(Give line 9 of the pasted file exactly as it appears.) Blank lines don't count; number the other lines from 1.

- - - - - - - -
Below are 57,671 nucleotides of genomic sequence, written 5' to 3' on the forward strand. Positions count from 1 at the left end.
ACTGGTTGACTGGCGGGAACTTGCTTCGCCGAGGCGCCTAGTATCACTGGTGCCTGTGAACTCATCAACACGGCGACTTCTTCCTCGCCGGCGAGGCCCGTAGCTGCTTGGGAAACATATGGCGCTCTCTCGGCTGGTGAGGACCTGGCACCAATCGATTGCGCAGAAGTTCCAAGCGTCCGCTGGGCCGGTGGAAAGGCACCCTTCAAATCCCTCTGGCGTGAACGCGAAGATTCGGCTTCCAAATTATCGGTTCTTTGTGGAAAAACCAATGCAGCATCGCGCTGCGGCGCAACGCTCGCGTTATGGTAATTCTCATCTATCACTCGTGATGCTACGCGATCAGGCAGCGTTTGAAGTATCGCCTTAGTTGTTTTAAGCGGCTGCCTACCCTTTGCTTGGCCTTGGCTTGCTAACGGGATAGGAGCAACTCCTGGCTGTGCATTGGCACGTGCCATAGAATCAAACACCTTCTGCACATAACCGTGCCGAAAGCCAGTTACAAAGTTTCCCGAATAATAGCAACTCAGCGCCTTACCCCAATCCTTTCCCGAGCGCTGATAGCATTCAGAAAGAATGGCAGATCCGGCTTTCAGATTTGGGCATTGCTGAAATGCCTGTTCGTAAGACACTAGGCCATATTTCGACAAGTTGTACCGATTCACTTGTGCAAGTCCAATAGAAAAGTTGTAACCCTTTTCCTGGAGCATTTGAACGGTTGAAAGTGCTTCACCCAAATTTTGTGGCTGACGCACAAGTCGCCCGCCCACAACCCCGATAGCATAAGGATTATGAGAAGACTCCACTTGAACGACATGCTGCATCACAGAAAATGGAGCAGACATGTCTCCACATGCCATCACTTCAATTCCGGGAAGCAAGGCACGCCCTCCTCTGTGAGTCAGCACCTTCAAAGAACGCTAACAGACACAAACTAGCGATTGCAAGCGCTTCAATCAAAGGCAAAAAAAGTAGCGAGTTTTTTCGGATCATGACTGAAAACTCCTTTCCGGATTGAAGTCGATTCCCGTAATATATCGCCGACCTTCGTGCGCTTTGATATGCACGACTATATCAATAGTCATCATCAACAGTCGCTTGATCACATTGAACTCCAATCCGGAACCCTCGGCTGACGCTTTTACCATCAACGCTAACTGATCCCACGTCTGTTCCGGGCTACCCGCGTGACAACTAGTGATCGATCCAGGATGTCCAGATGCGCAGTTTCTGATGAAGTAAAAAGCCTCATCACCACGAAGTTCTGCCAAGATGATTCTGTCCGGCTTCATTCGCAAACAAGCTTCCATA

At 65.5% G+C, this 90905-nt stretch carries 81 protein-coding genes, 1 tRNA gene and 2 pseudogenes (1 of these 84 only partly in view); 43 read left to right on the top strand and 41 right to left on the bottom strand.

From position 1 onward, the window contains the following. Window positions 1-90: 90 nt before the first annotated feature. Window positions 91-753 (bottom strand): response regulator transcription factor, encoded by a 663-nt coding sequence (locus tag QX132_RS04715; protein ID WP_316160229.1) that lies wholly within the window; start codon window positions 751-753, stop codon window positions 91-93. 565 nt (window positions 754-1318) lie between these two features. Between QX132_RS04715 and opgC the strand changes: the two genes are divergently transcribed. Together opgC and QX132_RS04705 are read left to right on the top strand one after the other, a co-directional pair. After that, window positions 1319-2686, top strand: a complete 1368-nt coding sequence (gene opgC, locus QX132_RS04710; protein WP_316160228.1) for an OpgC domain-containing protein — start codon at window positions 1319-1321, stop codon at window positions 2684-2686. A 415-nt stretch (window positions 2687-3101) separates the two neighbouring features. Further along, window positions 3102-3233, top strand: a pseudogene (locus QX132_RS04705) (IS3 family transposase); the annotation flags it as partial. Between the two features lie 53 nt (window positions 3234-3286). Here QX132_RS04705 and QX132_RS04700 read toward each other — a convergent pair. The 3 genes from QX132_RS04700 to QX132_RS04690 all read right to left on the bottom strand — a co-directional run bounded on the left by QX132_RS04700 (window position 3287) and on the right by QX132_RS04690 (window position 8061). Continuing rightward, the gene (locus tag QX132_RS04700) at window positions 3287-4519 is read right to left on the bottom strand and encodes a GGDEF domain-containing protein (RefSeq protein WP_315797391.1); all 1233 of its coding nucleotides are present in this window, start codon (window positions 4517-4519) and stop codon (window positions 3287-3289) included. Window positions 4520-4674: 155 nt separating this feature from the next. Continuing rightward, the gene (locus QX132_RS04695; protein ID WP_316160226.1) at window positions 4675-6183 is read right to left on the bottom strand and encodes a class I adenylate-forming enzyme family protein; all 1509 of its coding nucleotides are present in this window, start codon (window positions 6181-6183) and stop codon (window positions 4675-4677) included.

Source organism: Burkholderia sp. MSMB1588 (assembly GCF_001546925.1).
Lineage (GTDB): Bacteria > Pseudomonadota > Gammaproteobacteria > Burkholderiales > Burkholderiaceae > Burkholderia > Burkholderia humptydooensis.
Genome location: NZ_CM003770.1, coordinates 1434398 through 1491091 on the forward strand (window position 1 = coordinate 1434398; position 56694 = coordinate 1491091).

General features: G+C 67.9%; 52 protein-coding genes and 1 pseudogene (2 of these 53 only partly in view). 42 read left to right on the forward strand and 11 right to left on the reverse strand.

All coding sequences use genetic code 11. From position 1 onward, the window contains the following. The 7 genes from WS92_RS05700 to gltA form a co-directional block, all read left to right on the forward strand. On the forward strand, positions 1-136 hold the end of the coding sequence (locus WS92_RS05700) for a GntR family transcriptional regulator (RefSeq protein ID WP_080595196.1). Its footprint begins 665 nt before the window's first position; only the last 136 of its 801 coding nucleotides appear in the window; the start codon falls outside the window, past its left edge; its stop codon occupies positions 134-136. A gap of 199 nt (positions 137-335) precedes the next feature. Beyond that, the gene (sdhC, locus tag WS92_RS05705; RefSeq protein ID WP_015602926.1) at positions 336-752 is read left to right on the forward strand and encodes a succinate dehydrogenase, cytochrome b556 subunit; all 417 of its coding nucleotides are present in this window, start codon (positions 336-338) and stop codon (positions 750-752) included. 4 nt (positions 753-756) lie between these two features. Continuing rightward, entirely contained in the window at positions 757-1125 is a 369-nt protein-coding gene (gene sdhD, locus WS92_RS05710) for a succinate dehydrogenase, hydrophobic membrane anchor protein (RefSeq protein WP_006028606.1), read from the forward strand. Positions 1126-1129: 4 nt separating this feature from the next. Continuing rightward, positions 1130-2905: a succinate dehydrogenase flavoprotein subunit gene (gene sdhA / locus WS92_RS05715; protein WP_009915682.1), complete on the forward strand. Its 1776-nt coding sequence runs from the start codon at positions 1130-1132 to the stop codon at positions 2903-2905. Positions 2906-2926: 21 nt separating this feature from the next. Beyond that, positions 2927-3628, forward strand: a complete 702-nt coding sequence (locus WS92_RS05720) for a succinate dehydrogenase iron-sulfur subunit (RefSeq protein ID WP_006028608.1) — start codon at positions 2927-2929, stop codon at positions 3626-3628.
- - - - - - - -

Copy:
All coding sequences use genetic code 11. From position 1 onward, the window contains the following. The 7 genes from WS92_RS05700 to gltA form a co-directional block, all read left to right on the forward strand. On the forward strand, positions 1-136 hold the end of the coding sequence (locus WS92_RS05700) for a GntR family transcriptional regulator (RefSeq protein ID WP_080595196.1). Its footprint begins 665 nt before the window's first position; only the last 136 of its 801 coding nucleotides appear in the window; the start codon falls outside the window, past its left edge; its stop codon occupies positions 134-136. A gap of 199 nt (positions 137-335) precedes the next feature. Beyond that, the gene (sdhC, locus tag WS92_RS05705; RefSeq protein ID WP_015602926.1) at positions 336-752 is read left to right on the forward strand and encodes a succinate dehydrogenase, cytochrome b556 subunit; all 417 of its coding nucleotides are present in this window, start codon (positions 336-338) and stop codon (positions 750-752) included. 4 nt (positions 753-756) lie between these two features. Continuing rightward, entirely contained in the window at positions 757-1125 is a 369-nt protein-coding gene (gene sdhD, locus WS92_RS05710) for a succinate dehydrogenase, hydrophobic membrane anchor protein (RefSeq protein WP_006028606.1), read from the forward strand. Positions 1126-1129: 4 nt separating this feature from the next. Continuing rightward, positions 1130-2905: a succinate dehydrogenase flavoprotein subunit gene (gene sdhA / locus WS92_RS05715; protein WP_009915682.1), complete on the forward strand. Its 1776-nt coding sequence runs from the start codon at positions 1130-1132 to the stop codon at positions 2903-2905. Positions 2906-2926: 21 nt separating this feature from the next. Beyond that, positions 2927-3628, forward strand: a complete 702-nt coding sequence (locus WS92_RS05720) for a succinate dehydrogenase iron-sulfur subunit (RefSeq protein ID WP_006028608.1) — start codon at positions 2927-2929, stop codon at positions 3626-3628.